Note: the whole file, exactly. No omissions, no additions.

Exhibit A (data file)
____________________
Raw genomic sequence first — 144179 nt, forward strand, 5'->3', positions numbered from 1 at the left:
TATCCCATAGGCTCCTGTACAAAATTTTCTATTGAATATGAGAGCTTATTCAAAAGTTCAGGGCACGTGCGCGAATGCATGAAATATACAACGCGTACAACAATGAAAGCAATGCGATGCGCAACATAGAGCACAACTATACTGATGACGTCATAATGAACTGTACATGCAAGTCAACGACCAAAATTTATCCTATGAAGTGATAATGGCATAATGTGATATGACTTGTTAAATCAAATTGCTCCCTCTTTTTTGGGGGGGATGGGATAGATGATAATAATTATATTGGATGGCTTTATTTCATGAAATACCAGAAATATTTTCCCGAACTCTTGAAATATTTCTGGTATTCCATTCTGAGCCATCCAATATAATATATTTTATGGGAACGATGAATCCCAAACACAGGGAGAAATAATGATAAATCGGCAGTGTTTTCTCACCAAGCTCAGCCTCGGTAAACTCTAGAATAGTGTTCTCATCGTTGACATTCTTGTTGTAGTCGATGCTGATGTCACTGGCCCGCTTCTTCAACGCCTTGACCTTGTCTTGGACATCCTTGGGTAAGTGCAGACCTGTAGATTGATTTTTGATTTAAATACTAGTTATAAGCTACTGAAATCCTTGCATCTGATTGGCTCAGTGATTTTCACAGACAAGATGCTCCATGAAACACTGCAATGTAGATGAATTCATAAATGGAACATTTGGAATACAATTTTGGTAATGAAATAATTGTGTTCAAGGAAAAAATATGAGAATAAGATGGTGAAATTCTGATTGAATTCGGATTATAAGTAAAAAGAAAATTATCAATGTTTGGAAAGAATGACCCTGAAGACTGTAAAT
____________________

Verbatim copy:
Raw genomic sequence first — 144179 nt, forward strand, 5'->3', positions numbered from 1 at the left:
TATCCCATAGGCTCCTGTACAAAATTTTCTATTGAATATGAGAGCTTATTCAAAAGTTCAGGGCACGTGCGCGAATGCATGAAATATACAACGCGTACAACAATGAAAGCAATGCGATGCGCAACATAGAGCACAACTATACTGATGACGTCATAATGAACTGTACATGCAAGTCAACGACCAAAATTTATCCTATGAAGTGATAATGGCATAATGTGATATGACTTGTTAAATCAAATTGCTCCCTCTTTTTTGGGGGGGATGGGATAGATGATAATAATTATATTGGATGGCTTTATTTCATGAAATACCAGAAATATTTTCCCGAACTCTTGAAATATTTCTGGTATTCCATTCTGAGCCATCCAATATAATATATTTTATGGGAACGATGAATCCCAAACACAGGGAGAAATAATGATAAATCGGCAGTGTTTTCTCACCAAGCTCAGCCTCGGTAAACTCTAGAATAGTGTTCTCATCGTTGACATTCTTGTTGTAGTCGATGCTGATGTCACTGGCCCGCTTCTTCAACGCCTTGACCTTGTCTTGGACATCCTTGGGTAAGTGCAGACCTGTAGATTGATTTTTGATTTAAATACTAGTTATAAGCTACTGAAATCCTTGCATCTGATTGGCTCAGTGATTTTCACAGACAAGATGCTCCATGAAACACTGCAATGTAGATGAATTCATAAATGGAACATTTGGAATACAATTTTGGTAATGAAATAATTGTGTTCAAGGAAAAAATATGAGAATAAGATGGTGAAATTCTGATTGAATTCGGATTATAAGTAAAAAGAAAATTATCAATGTTTGGAAAGAATGACCCTGAAGACTGTAAAT